Getting Around Bangkok - 01/18/15

Despite being a huge city, it's amazingly easy to get around in Bangkok.  Traffic can be very heavy, but there are many different modes of transportation to choose from that will get one where they want to be.

During our stay, if our destination was within a mile we walked.  We estimate that we averaged 2 - 3 miles walking per day.  It was a great way to see the neighborhood, run errands and get in daily exercise.

Besides walking, there are many other options such as bicycling.

These green bicycles are available for rent as part of the city's program to encourage cycling as a way to reduce traffic congestion and pollution.  The bikes are found at stations where they are locked in racks.  To be able to use the bikes, registering for an RFID smart card is required.  This program was launched in 2012.

Scooters and motorcycles are very popular ways to get around in Bangkok.  It is not uncommon to see three or even four people riding one motorcycle.  Motorcycles and scooters are also used to transport all kinds of things.  I saw loads of wicker baskets, furniture, televisions, construction materials, big bags of ice and propane tanks strapped on the backs of motorcycles and scooters.  

A popular and inexpensive way to get around is by Moto Taxi.  The drivers of Moto Taxis can be found on most street corners and are identified by the orange vests they wear.  There are over 49,000 licensed Moto Taxis drivers and it is estimated that they carry 2-3 million passengers per day.

Male passengers are expected to straddle the seat behind the driver while females prefer the more precarious side-saddle position. Although Thai law requires both driver and passenger to wear helmets, this is rarely enforced and most motorcycle taxi passengers decline to wear helmets when they are offered.

A ride on a Moto Taxi is not for the timid as the drivers take pride in finding creative ways to navigate clogged streets and will often perform death defying maneuvers in order to reach their destinations.   Safety statistics are not kept for the Moto Taxis, but with 38 highway fatalities per every 100,000 in population, Thailand ranks second only to the Dominican Republic as the most dangerous place in the world to drive.

The tuk tuk is a whimsical cross between car and motorcycle and a ride in one of these is great fun.  However, even after negotiating the fare and agreeing on terms before the ride, the drivers will often try to pressure their passengers into visiting jewelry stores or tailors because they get commissions/gas coupons for bringing in potential customers.   If one is in no hurry and doesn't mind playing the game, hiring a tuk tuk can be a fun and inexpensive way to get around.  Otherwise, it's probably best to avoid the tuk tuks.


 We did not ride any buses while in Bangkok, but they are definitely an option.  There are air conditioned buses which cater mostly to tourists and the open air buses which are ridden mostly by the local people.

Taxis are everywhere and very easy to flag down.  While the cabs are metered, many of the drivers refuse to turn the meters on.  Before getting into a cab ask that the meter be turned on; if the driver won't do it, find another cab driver who will.  It's a funny way of thinking, but apparently many of the drivers would rather have no fare than have a metered fare.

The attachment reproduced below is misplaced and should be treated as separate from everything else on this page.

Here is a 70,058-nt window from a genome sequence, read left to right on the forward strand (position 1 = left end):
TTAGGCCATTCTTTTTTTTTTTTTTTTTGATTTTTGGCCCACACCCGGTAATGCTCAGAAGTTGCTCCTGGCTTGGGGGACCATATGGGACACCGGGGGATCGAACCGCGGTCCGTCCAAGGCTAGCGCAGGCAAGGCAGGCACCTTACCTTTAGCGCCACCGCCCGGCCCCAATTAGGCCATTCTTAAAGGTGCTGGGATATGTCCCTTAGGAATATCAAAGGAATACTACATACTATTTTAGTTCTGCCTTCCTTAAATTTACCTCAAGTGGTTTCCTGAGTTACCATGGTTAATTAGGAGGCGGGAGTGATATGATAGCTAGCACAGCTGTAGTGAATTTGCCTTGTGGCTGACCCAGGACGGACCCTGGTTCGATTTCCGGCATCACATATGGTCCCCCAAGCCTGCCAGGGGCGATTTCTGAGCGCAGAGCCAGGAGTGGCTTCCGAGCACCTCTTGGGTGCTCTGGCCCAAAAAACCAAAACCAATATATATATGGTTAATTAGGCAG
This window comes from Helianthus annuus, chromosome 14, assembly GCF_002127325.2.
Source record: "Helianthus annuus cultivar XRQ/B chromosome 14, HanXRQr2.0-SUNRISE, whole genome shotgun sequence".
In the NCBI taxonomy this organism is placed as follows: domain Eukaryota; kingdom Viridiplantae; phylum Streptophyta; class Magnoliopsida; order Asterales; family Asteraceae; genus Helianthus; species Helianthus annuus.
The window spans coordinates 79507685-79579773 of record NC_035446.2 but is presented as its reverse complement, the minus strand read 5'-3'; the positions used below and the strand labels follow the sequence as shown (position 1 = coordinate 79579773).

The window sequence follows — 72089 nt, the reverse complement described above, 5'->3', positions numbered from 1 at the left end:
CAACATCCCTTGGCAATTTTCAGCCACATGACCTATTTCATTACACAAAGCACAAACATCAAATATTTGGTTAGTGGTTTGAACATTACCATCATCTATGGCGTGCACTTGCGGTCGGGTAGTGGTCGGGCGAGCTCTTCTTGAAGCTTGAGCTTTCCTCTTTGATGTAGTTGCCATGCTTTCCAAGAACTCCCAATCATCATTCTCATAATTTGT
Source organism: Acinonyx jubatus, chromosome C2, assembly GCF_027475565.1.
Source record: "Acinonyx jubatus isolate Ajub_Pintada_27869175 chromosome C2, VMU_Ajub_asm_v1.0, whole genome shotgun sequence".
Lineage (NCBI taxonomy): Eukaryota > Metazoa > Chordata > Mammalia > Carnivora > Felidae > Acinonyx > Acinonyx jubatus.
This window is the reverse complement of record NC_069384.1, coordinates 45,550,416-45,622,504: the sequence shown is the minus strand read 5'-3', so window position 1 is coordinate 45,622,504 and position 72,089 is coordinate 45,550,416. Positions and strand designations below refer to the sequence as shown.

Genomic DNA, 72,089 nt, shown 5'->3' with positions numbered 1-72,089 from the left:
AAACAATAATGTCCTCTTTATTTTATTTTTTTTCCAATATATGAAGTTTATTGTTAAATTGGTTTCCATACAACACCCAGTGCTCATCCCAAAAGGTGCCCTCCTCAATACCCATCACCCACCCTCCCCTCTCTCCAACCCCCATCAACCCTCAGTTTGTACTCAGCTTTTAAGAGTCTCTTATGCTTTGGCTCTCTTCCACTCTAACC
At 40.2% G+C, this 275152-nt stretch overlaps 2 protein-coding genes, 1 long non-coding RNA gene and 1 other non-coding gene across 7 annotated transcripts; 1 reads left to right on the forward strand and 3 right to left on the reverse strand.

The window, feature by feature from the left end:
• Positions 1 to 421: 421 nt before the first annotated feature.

The BTS Sky Train is a safe, quick and efficient way to travel  in Bangkok.  We rode it all over the place.  The signage at the train stations are in both English and Thai making it easy to figure out how the system works.  In addition, there are maps at the stations which show the stops along the train routes.  The trains stop at Chatachak Market, MBK Mall, Siam Center and Siam Paragon, the Nana district, Lumpini Park and the Central Pier near China Town among many other stops.  It also connects to the line that runs to and from the airport.

If one is planning to ride the train often, purchasing a smart pass makes sense as it saves both time and money.  When the card runs out, the card holder can put additional money on the card in order to add more rides to the card.  The 50 baht purchase fee is refundable at the time the card holder turns their pass back in to the ticket office.

After we rode the train a few times, I grew confident enough to ride it alone and never had any problems finding my way.   It's a good thing because husband had no interest in the malls so if I wanted to go shopping, I had to be able to manage this on my own.  It didn't take long before I shopped until I dropped!


  1. Did you ever rent the bikes or scooters to move around the city? You should write a guide to the city! All your explanations are so detailed. I feel like I could go there and have an easier time because of it. Less culture shock.

    1. No, we never did although I wouldn't mind renting a bike; not sure I have the skills to operate a scooter. Thank you, Jeanne, I'm so glad that you found the post helpful. It's such a big place that it was intimidating at first but it really didn't take long to feel comfortable and gain confidence in finding our way around.